Emerging fault lines in the global economy
Global Brief, August 2016
The norms, ideas and institutions that have provided the foundation for the global economic system for decades are under pressure. Consider the protectionist rhetoric in the US Presidential campaign; the increasing challenges facing European integration, most obviously in the Brexit vote; and the increasingly explicit role of geopolitics in shaping international commerce, including trade agreements such as the Trans-Pacific Partnership.
This may not yet amount to a reversal of globalisation, but it is a marked step away from the hyper- globalisation of the past 25 years – a period of very strong growth in cross-border trade and investment. To better understand the emerging fault lines in globalisation, and the potential for disruptive change, it is instructive to look at the experience of small advanced economies: countries such as New Zealand, Singapore, the Nordics, Switzerland and the Netherlands.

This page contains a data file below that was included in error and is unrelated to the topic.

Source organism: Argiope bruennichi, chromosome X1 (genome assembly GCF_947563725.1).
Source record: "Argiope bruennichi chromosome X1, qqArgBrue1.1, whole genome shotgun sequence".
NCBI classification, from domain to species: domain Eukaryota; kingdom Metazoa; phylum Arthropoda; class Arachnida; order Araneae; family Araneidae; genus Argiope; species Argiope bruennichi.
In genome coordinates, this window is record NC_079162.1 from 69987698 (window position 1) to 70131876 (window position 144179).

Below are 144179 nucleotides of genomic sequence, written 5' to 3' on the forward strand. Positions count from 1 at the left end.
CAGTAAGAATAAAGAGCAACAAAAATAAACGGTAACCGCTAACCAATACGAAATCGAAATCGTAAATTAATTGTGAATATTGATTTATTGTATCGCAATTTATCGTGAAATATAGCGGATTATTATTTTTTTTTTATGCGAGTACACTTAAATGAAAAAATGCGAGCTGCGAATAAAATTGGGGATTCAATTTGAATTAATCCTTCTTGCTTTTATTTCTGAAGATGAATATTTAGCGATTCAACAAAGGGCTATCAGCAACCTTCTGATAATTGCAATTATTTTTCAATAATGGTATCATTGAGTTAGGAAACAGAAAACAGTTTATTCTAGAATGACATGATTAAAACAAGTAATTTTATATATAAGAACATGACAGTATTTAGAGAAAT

Small advanced economies illustrate the emergence of three fault lines in the global economy: increased domestic economic and political pressures from globalisation; challenges to existing models of regional economic integration; and a more explicit interaction between international economics and politics.
This essay describes the nature of these pressures, and the implications for the health and functioning of the global system. From a small economy perspective, the global economy is as complex and challenging as it has been in decades. It is a very different environment than that which prevailed in the decades prior to the global financial crisis, and will require new policy approaches.